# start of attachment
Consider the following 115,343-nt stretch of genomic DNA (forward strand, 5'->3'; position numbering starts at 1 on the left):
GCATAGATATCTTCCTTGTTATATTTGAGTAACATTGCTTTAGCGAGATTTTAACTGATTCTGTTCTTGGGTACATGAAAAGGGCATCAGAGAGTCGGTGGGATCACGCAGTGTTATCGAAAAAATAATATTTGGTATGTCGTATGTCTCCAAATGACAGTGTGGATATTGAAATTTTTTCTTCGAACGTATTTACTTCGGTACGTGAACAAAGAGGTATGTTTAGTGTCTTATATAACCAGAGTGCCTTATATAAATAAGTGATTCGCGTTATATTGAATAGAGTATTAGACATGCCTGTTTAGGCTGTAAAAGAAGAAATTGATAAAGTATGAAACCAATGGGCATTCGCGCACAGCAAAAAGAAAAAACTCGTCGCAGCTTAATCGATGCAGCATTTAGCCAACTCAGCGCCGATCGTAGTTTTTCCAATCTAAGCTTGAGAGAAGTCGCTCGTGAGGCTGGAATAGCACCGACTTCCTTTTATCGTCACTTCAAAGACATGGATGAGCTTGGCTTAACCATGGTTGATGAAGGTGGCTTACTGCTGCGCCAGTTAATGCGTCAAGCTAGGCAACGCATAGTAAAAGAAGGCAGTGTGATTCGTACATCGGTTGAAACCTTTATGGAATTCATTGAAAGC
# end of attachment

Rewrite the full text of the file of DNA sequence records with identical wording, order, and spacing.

Consider the following 115,343-nt stretch of genomic DNA (forward strand, 5'->3'; position numbering starts at 1 on the left):
GCATAGATATCTTCCTTGTTATATTTGAGTAACATTGCTTTAGCGAGATTTTAACTGATTCTGTTCTTGGGTACATGAAAAGGGCATCAGAGAGTCGGTGGGATCACGCAGTGTTATCGAAAAAATAATATTTGGTATGTCGTATGTCTCCAAATGACAGTGTGGATATTGAAATTTTTTCTTCGAACGTATTTACTTCGGTACGTGAACAAAGAGGTATGTTTAGTGTCTTATATAACCAGAGTGCCTTATATAAATAAGTGATTCGCGTTATATTGAATAGAGTATTAGACATGCCTGTTTAGGCTGTAAAAGAAGAAATTGATAAAGTATGAAACCAATGGGCATTCGCGCACAGCAAAAAGAAAAAACTCGTCGCAGCTTAATCGATGCAGCATTTAGCCAACTCAGCGCCGATCGTAGTTTTTCCAATCTAAGCTTGAGAGAAGTCGCTCGTGAGGCTGGAATAGCACCGACTTCCTTTTATCGTCACTTCAAAGACATGGATGAGCTTGGCTTAACCATGGTTGATGAAGGTGGCTTACTGCTGCGCCAGTTAATGCGTCAAGCTAGGCAACGCATAGTAAAAGAAGGCAGTGTGATTCGTACATCGGTTGAAACCTTTATGGAATTCATTGAAAGC